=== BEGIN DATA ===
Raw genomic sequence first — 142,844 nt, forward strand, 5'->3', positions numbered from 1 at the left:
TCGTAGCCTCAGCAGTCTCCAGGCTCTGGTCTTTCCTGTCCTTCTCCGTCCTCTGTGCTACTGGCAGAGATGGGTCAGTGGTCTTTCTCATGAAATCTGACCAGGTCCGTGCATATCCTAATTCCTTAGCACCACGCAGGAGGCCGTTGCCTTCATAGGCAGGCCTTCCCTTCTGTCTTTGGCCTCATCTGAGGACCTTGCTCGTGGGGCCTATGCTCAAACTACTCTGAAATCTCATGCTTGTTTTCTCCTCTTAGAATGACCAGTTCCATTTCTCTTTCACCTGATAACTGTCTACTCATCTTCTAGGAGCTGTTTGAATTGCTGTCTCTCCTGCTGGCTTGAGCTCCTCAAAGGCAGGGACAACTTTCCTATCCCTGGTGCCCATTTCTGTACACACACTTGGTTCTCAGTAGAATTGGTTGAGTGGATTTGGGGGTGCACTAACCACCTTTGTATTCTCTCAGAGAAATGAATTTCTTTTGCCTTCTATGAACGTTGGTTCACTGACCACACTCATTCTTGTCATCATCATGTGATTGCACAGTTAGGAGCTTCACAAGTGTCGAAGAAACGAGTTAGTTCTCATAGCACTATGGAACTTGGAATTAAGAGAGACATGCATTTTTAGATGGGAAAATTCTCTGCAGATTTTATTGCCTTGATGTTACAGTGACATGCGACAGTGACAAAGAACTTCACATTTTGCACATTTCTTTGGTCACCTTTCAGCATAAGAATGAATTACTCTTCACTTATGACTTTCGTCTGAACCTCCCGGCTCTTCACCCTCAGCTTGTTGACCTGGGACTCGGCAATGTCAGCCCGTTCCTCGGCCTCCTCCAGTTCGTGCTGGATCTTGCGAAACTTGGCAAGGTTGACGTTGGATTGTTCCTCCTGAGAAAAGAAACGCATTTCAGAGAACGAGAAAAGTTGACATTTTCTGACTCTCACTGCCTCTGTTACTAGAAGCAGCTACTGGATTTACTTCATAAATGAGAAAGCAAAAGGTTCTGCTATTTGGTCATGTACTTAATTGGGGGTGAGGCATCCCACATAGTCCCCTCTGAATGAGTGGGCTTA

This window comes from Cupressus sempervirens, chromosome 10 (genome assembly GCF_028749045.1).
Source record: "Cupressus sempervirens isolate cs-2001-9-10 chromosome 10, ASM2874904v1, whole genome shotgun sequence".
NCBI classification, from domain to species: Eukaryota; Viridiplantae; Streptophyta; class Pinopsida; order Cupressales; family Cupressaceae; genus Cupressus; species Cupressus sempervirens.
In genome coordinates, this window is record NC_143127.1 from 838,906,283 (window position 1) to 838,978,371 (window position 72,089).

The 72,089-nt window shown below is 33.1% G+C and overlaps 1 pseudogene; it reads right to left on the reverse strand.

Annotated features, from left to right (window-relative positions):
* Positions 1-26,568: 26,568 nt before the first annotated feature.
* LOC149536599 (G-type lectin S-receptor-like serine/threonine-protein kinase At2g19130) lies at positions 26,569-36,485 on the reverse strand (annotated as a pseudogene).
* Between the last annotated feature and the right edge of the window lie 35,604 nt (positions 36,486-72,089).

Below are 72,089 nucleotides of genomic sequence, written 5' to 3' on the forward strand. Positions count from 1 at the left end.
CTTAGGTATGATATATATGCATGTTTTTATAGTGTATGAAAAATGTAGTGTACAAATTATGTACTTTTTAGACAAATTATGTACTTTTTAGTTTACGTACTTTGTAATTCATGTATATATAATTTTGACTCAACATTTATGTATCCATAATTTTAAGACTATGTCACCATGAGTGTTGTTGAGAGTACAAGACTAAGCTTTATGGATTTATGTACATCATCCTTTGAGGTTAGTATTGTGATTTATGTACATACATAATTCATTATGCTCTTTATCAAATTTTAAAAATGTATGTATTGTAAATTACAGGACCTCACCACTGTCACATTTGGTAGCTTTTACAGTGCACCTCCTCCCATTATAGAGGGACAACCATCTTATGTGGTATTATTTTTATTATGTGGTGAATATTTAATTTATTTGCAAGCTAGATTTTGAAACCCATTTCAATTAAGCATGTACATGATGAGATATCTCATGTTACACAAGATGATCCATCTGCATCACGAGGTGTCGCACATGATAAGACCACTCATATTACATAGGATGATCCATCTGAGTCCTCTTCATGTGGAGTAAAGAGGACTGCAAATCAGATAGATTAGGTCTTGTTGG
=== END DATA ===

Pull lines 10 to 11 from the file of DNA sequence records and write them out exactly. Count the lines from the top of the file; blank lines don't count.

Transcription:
* LOC149536599 (G-type lectin S-receptor-like serine/threonine-protein kinase At2g19130) lies at positions 26,569-36,485 on the reverse strand (annotated as a pseudogene).
* Between the last annotated feature and the right edge of the window lie 35,604 nt (positions 36,486-72,089).